Canada bans assault-style weapons following worst ever mass shooting

1 May 2020, 20:32

Justin Trudeau announced plans to tighten Canadian gun control laws
Justin Trudeau announced plans to tighten Canadian gun control laws. Picture: PA
Nick Hardinges

By Nick Hardinges

Canada will immediately ban the use and sale of assault-style weapons following the country's worst ever mass murder.

Prime Minister Justin Trudeau referenced a number of mass shootings in Canada when making the announcement, including the killing of 22 people in Nova Scotia between 18 and 19 April.

Among the 1,500 firearm models and their variations banned were the AR-15 and other similar weapons used in similar tragedies in the neighbouring USA.

"You do not need an AR-15 to take down a deer," Mr Trudeau said.

The Canadian leader added his government was on the brink of introducing such measures in March but put a stop to plans following the coronavirus outbreak.

Despite mass shooting being a rarity in the North American nation, the prime minister said they have been occurring more often.

A deer hunter aiming an AR-15 in Minnesota, USA
A deer hunter aiming an AR-15 in Minnesota, USA. Picture: PA

He even added that he was nearby in Montreal when a gunman killed 14 women and himself at Montreal's Ecole Polytechnique college in 1989.

"Canadians need more than thoughts and prayers," Mr Trudeau said.

The legislation does not criminalise one from owning any of the military-style weapons or their variants, however it does ban people from using or trading them.

Current owners will have a two-year amnesty period and they will be compensated via a programme that will require a bill passed in Parliament.

For now, the order allows people to export the weapons, return them to manufacturers, and transport only to deactivate or get rid of them.

However, they can still be used for hunting in a limited number of circumstances.

"So, effective immediately, it is no longer permitted to buy, sell, transport, import or use military-grade, assault weapons in this country," Mr Trudeau said.

He added the weapons were designed for one purpose and one purpose only: to kill the largest number of people in the shortest amount of time.

"There is no use, and no place, for such weapons in Canada," he said.

In a statement on the Canadian government's website, the prime minister said: "Because of gun violence, people are dying, families are grieving, and communities are suffering.

"It must end.

"Assault-style firearms designed for military use have no place in Canada. By removing them from our streets, we will limit the devastating effects of gun-related violence and help make our country safer."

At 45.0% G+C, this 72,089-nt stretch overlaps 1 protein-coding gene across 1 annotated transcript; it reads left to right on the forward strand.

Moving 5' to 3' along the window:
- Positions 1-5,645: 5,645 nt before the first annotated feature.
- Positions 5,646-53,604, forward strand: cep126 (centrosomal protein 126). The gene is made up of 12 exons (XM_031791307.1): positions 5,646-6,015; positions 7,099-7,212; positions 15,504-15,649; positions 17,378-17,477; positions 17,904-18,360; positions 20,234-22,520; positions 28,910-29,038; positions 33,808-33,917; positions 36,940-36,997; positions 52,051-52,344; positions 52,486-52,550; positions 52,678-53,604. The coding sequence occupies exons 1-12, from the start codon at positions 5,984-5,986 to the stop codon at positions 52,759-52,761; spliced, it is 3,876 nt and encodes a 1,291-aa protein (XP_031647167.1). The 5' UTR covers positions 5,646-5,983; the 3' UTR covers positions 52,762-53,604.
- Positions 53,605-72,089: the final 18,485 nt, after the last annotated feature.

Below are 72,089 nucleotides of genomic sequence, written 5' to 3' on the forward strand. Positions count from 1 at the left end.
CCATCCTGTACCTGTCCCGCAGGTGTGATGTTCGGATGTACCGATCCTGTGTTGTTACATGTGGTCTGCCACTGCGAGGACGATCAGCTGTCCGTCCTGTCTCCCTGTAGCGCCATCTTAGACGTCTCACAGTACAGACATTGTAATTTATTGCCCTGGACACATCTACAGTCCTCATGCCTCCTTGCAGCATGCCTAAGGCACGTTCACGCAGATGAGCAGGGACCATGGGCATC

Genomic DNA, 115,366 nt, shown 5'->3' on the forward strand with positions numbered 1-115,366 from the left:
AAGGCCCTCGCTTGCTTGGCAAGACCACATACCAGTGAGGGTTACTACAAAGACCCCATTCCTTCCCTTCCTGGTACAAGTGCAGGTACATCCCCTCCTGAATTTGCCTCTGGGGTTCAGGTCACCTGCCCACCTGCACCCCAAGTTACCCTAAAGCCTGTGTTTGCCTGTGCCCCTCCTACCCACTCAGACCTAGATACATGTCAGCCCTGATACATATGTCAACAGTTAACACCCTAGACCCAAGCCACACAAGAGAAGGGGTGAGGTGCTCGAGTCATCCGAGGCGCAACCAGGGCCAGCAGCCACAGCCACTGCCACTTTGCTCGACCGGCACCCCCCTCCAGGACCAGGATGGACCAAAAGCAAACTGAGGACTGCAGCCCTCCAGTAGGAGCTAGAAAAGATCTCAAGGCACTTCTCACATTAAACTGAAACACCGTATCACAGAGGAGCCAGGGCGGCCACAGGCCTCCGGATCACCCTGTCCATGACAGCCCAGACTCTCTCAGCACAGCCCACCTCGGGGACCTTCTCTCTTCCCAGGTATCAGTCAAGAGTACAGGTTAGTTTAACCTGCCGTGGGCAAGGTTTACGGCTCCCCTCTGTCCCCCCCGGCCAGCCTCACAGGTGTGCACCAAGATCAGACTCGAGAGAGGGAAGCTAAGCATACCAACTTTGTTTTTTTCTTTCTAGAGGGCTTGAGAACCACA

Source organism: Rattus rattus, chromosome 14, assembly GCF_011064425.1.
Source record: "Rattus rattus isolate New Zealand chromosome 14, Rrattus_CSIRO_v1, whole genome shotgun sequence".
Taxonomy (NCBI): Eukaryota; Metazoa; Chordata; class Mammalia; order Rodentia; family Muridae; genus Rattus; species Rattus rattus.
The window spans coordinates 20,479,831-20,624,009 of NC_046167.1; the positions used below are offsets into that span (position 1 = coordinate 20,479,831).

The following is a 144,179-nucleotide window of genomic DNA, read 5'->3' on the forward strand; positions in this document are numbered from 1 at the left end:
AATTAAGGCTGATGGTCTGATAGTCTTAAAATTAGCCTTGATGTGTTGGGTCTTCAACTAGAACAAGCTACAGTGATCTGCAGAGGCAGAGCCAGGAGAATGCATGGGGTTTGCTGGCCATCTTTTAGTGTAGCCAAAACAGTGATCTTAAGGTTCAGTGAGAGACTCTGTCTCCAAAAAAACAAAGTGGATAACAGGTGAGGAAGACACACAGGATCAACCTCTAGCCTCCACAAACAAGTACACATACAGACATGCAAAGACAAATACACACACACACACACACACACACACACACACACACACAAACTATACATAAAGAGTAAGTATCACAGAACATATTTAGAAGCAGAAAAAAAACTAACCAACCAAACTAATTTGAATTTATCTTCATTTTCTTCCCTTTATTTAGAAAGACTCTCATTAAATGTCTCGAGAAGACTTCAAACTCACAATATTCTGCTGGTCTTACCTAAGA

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Another statement added: "One Canadian killed by gun violence is one too many. Violent crimes involving firearms continue to have devastating impacts on communities across the country, and on Canadians who have lost loved ones to these crimes.

"Events like the recent tragedy in Nova Scotia, the attack in 2017 at the Centre culturel islamique de Québec, and the massacre that took place in 1989 at École Polytechnique de Montréal should never have happened.

"That is why the government of Canada is introducing measures to combat gun violence, and help keep us safe.

"Prime Minister Justin Trudeau today announced the ban of over 1,500 models and variants of assault-style firearms. These models represent nine categories of firearms and two types identified by characteristic. Some of their components are also prohibited.

"The newly prohibited firearms and components cannot be legally used, sold, or imported. Owners must also continue to safely store them, and may only transfer and transport them under limited circumstances.

"These measures will remove dangerous firearms designed for military use from our communities, and help ensure that Canadian families and communities no longer suffer from gun violence."

It continued: "There are exceptions under the amnesty for Indigenous peoples exercising Aboriginal or treaty rights to hunt, and for those who hunt or trap to sustain themselves or their families.

"These exceptions will allow for the continued use of newly prohibited firearms in limited circumstances until a suitable replacement can be found. By the end of the amnesty period, all firearms owners must comply with the ban."